Shell command fails while merging PDF files. Can I get an error message out of the process?

Working in Access, I have a process which saves about 200 individual PDF reports to file and merges them together into a 275+ page document (using FTPtk), or at least it should.  Unfortunately, it is hanging up about 90 pages into the process, and the main document it is merging pages into is getting corrupted.  Unfortunately, the shell command I'm using either is not transferring control back to Access, or is not providing an error message, so I have no way of testing for this problem, so the program just hangs up.

The Shell command I'm using looks like:

strMerge = "pdftk " & strPath & strMasterPDF & " " & strPDFReport & " cat output " & strPath & strMasterTemp
Shell strMerge

This process merges the PDF report into the main PDF document (strMasterPDF) and names in a new file (strMasterTemp).

I then rename the temp file back to the main document to process the next file in the loop.  Is there another way, from within Access to shell out to this process and actually get some feedback that the process is complete? or that it failed?

I don't know whether the process is failing because I don't provide enough time for the merge to complete or what.
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Dale FyeAsked:
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Scott McDaniel (Microsoft Access MVP - EE MVE )Connect With a Mentor Infotrakker SoftwareCommented:
I don't think you can get much of anything back from Shell (or ShellExecute, for that matter) other than perhaps success or failure. You'd have to automate the process assuming you can automate FTPtk, of course.

You can also try the CreateProcess method shown here:

http://pastebin.com/w9zzNK4N

You may have to modify some of the Windows API calls to work with 64-bit environments, of course, but you can get some info back using that sort of process. To use that, after copying into a module:

Dim res As String
res = Redirect("pdftk", strPath & strMasterPDF & " " & strPDFReport & " cat output " & strPath & strMasterTemp)
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Jim Dettman (Microsoft MVP/ EE MVE)PresidentCommented:
Dale,

<<I don't know whether the process is failing because I don't provide enough time for the merge to complete or what.>>

 Are you waiting for the shelled process to complete or no?

Jim.
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Dale FyeAuthor Commented:
Hey, Jim.

If you are thinking ShellWait, no.  Had not tried that yet.  I'm just thinking through ideas at this point.  But the process seems to be working up to the same point (about a 2.5M document size) and then hangs, around the same point each time I run it.  But the process merges A & B => C, then renames C as A, and the files that are in Windows Explorer when the process fails are A & B, so it seems like it is doing the merge, and then renaming C to A.

Unfortunately, I have not found a forum dedicated to ftptk, to ask the question there, to see if there is a file size limit or something.  I think I'm going to try ShellWait and see if that makes a difference.



Dale
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Dale FyeAuthor Commented:
Scott, think I'll try ShellWait first and see whether it is simply a matter of waiting for the process to end before continuing.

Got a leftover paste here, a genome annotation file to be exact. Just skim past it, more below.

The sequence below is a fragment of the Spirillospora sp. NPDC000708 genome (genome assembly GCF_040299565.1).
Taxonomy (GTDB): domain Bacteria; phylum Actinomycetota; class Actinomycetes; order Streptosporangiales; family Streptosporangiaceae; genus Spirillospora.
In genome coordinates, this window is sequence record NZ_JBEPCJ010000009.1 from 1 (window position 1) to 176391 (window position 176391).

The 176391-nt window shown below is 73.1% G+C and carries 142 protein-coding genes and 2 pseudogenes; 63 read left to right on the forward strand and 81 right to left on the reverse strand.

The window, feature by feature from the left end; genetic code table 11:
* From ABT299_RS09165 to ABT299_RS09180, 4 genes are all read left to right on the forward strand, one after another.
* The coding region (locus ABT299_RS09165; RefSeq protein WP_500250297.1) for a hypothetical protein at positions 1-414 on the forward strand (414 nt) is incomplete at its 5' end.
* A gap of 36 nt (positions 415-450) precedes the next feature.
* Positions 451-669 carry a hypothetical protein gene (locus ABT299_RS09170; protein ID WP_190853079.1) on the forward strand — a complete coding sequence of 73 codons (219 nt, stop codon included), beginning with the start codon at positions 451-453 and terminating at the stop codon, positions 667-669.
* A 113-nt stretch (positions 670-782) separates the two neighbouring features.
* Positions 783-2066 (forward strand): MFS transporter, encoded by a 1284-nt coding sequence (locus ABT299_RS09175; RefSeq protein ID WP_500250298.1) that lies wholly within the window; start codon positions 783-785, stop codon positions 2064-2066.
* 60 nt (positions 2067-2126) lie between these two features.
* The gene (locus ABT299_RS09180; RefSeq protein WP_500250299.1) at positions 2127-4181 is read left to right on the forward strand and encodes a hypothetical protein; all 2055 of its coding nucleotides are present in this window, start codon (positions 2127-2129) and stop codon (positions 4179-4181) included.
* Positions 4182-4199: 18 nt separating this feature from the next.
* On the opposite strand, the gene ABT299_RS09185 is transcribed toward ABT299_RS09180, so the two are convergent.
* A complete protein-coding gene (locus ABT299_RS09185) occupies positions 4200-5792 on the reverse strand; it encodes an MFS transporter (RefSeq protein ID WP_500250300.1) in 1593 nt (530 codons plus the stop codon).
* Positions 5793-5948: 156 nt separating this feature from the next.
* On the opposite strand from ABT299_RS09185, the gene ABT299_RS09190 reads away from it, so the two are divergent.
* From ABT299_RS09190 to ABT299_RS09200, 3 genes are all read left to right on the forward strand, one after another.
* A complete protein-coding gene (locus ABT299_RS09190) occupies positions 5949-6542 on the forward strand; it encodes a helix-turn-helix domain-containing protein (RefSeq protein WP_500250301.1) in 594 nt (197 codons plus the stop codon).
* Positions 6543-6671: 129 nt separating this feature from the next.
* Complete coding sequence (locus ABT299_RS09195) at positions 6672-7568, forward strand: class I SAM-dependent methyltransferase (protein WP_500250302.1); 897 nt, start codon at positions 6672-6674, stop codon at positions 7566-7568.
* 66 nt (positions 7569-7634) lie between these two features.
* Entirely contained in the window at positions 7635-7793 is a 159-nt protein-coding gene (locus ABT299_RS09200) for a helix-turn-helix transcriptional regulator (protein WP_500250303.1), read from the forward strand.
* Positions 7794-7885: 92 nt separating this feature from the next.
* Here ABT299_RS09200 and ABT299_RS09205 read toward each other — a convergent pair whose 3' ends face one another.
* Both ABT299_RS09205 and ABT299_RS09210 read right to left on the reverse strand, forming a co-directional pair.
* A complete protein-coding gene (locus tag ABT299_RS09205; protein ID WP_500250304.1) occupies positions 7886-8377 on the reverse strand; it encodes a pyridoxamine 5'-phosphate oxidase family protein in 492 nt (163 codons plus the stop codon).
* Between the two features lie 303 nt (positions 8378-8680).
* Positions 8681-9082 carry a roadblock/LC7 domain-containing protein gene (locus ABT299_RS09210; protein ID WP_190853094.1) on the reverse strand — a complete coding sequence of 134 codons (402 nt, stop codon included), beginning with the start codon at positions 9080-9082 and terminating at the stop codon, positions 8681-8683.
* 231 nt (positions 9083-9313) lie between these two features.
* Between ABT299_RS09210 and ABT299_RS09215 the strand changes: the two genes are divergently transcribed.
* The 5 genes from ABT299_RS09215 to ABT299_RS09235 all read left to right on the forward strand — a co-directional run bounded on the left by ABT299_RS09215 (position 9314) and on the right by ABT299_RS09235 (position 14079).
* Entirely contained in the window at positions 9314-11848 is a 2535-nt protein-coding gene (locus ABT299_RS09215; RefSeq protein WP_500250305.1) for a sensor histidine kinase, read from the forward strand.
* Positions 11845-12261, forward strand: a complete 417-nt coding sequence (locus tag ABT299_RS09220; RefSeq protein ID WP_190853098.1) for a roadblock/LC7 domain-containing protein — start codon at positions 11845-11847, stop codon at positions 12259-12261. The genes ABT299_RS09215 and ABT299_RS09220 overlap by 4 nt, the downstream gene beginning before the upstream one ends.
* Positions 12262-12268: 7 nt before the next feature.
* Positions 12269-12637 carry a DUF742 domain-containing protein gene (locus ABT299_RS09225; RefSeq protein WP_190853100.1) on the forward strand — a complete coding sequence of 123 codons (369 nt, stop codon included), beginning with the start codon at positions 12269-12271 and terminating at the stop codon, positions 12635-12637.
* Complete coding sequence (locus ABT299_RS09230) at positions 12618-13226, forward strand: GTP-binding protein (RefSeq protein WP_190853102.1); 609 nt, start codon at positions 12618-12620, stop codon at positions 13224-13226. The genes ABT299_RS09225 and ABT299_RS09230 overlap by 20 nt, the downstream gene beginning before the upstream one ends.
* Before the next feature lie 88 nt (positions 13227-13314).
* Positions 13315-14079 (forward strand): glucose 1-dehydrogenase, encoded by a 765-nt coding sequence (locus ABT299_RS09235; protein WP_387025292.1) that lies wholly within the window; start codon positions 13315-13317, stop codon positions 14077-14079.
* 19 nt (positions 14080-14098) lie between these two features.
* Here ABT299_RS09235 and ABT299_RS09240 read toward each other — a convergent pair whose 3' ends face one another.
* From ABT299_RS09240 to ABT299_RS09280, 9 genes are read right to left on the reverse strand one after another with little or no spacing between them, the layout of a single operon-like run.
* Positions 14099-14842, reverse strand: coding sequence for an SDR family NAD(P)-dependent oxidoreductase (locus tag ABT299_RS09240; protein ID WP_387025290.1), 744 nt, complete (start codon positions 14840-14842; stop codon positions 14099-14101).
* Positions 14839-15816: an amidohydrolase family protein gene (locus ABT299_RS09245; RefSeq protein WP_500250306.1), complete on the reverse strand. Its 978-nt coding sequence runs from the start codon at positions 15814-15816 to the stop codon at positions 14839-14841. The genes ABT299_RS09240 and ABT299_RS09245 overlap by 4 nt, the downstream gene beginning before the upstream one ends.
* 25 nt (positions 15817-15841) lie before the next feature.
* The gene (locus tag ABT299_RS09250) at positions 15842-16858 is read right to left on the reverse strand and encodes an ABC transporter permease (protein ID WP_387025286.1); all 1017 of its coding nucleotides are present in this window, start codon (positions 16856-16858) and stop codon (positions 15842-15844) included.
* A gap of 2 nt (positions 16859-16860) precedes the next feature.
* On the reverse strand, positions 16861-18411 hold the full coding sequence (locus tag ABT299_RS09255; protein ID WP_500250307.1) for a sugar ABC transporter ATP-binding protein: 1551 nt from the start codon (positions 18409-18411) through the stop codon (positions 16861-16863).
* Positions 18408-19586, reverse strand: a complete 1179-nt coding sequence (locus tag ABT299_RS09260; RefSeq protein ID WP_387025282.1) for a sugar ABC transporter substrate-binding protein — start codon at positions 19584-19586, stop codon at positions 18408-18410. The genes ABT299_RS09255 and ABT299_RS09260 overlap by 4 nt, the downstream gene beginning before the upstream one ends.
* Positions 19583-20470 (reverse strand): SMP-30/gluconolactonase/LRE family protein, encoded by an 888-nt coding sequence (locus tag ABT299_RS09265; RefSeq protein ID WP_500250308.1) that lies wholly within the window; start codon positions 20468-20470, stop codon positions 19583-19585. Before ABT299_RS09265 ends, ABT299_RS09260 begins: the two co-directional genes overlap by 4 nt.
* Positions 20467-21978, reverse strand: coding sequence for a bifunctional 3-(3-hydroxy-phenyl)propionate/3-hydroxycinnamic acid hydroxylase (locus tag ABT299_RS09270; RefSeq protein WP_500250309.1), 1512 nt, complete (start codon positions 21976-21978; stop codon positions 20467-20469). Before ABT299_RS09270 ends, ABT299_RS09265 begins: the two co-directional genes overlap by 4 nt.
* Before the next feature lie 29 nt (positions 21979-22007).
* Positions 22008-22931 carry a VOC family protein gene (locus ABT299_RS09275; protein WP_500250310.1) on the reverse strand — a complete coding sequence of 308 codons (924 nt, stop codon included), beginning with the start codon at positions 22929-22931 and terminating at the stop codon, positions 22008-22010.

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Jim Dettman (Microsoft MVP/ EE MVE)PresidentCommented:
<<If you are thinking ShellWait, no.  Had not tried that yet. >>

  yes and no.  I havea WaitWhileRunning() routine I use with all my Shelled processes.  

See:

https://www.experts-exchange.com/questions/28054927/Shell-and-Wait-Program-for-64-bit.html#a38973604

  A shelled process can also return a exit code.

  The other thing which might be going on is a bug in the shelled app....it may have a memory or resource leak.   I would put up task manager and see if memory usage is going up on that or Access.

Jim.
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Dale FyeAuthor Commented:
Jim,

ShellWait seems to have done the job, although I'm holding my breath.

What advantage do you see in your WaitWhileRunning code over ShellWait?

Dale
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Jim Dettman (Microsoft MVP/ EE MVE)PresidentCommented:
<<What advantage do you see in your WaitWhileRunning code over ShellWait?>>

 ShellWait is synchronous, so no VBA code executes until it's done.

 WaitWhileRunning has the potential to put up status messages, abort the process, etc.  I have never actually done that, but that was the initial plan<g>

Jim.
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Dale FyeAuthor Commented:
Thanks, Jim.  ShellWait did the trick, but I like the concept of allowing VBA to monitor the process, so I think I'm going to test your procedure as well.

I've never tried to do this before, but is there a way to cancel a shelled process?  Can you use the window handle, which you are already using, to close that window, even if the process that was running in the window did not complete?
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Jim Dettman (Microsoft MVP/ EE MVE)PresidentCommented:
You can do a kill process under Windows, but it requires admin level access and you're possibly going to leave a mess behind.

 For an "abort", I would wait until the current shelled process had finished no matter what.    What I was suggesting was more along the lines of what you were doing where you might call shell() over and over and want to stop somewhere in the middle.   Of course in that context, shellwait works equally well then.

 Where WaitWhileRunning would be more useful is for putting up status messages.

Jim.
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